By starting process in this way, we can use openConnection() method on the URL without doing any further effort as follows:

Set Proxy Using the System.setProperty() Method

If we face difficulty while using the command line, there is an alternative way to do so by using the System.setProperty() method. To set the Proxy using this method, define it within our program as follows:

Later, we can unset the system properties, and if we want, then they will be removed from our application. To unset the system property, make it null by defining it within our program as follows:

The Global setting has some limitations; here, the concept of Proxy API came into the picture. Let's discuss the limitations of the Global setting:

Limitations of Global Configuration Approach

The Global Configuration approach is the simplest way to define the proxy, but this approach has some limitations.

This approach provides the implementation on the JVM-wide, so the settings define for a particular protocol are active for the life of the JVM or until we unset them manually.

To get over this limitation, it may be attractive to flip the settings on and off, if needed. But, it would be necessary to ensure the measures to protect against concurrency issues in a multi-threaded program.

So, as an alternative, the Proxy API is more efficient and provides more control over proxy configuration.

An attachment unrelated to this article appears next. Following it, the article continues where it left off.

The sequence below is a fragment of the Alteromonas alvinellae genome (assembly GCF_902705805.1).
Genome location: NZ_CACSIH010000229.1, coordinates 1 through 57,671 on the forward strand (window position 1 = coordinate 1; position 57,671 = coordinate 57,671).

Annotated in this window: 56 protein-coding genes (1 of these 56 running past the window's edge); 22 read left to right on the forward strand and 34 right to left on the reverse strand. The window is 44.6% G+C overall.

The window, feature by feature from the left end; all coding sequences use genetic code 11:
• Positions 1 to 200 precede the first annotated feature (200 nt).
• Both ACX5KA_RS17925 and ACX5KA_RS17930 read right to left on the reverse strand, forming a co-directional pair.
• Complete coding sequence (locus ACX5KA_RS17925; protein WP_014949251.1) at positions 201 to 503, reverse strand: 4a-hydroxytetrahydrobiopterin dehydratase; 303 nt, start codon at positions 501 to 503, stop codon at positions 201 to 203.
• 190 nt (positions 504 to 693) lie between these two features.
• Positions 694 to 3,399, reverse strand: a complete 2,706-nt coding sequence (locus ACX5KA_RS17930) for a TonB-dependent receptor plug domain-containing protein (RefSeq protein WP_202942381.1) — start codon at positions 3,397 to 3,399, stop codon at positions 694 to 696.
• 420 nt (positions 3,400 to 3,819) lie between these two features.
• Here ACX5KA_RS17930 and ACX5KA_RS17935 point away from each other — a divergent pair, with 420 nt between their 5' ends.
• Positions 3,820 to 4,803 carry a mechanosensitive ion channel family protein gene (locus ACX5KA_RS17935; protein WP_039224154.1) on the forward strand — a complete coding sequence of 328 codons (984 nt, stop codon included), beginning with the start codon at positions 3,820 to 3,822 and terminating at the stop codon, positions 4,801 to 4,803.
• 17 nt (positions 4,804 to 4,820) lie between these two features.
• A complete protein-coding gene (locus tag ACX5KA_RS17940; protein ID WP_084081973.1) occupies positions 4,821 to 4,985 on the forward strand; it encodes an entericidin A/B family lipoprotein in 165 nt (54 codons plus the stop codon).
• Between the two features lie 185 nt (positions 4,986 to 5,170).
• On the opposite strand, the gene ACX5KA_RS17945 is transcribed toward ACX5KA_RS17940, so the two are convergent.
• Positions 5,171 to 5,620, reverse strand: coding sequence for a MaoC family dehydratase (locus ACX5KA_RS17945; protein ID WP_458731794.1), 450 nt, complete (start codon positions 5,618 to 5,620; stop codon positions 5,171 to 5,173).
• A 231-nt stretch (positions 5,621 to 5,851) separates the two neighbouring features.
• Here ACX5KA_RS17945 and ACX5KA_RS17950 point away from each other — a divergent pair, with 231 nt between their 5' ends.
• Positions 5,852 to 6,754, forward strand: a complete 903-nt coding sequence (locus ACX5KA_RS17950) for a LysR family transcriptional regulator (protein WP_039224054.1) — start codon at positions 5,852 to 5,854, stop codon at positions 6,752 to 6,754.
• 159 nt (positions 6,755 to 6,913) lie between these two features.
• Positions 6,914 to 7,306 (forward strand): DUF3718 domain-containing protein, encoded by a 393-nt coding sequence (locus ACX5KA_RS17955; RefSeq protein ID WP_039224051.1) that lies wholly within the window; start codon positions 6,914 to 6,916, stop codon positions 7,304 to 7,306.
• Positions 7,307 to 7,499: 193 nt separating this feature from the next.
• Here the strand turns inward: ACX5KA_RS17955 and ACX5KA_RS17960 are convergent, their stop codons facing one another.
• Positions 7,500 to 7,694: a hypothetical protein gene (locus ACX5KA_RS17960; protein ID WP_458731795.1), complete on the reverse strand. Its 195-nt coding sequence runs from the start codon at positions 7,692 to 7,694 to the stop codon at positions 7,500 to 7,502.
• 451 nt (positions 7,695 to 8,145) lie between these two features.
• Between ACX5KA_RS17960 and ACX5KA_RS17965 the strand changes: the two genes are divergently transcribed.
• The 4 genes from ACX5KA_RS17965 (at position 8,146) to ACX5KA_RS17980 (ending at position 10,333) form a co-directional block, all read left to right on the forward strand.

Set Proxy Using the Proxy API

The Java Proxy class provides a convenient way to configure proxies on the basis of the connection. If we set the proxy using the Proxy class, it will override the existing JVM-wide proxy setting.

There are three types of proxies that can be defined by using Proxy.Type() method of Proxy class:

  1. HTTP proxy (using the HTTP protocol)
  2. SOCKS proxy (using the SOCKS protocol)
  3. DIRECT proxy ( It is an explicitly configured direct connection without a proxy).

Let's understand these proxies:

1) HTTP Proxy

To use an HTTP proxy, wrap the SocketAddress instance with proxy and provide type as Proxt.Type.HTTP. Now, we can simply pass the proxy instance to URLConnection.openConnection(). Consider the below code:

Now, we'll connect to URL_STRING but then route that connection through a proxy server hosted at 127.0.0.1:3020.

2) DIRECT Proxy

The Direct Proxy is useful for connecting directly to a host. In this case, we have to explicitly bypass a proxy that may be configured globally by using the static "proxy.NO_PROXY" instance. Internally, the Proxy API creates a new proxy instance using the Proxy.Type.Direct type.

Consider the below code:

Basically, if there is no globally configured proxy, then this will work the same as calling openConnection() with no arguments.

3) Socks Proxy

The Socks proxy works in a similar way to HTTP variant while dealing with URLConnection. In Socks proxy, first we wrap a SocketAddress instance with a Proxy using the Proxy.Type.SOCKS type. After that, the Proxy instance is passed to URLConnection.openConnection. Consider the below code:

We can also use a SOCKs proxy when connecting to a TCP socket. In order to do so, we need to use the Proxy instance to create a Socket. After that, the destination SocketAddress instance is passed to Socket.connect() method.

Consider the below code:

Java Program to Create a Simple Proxy Server

TestProxyServer.java:

Output:

Java HTTP Proxy Server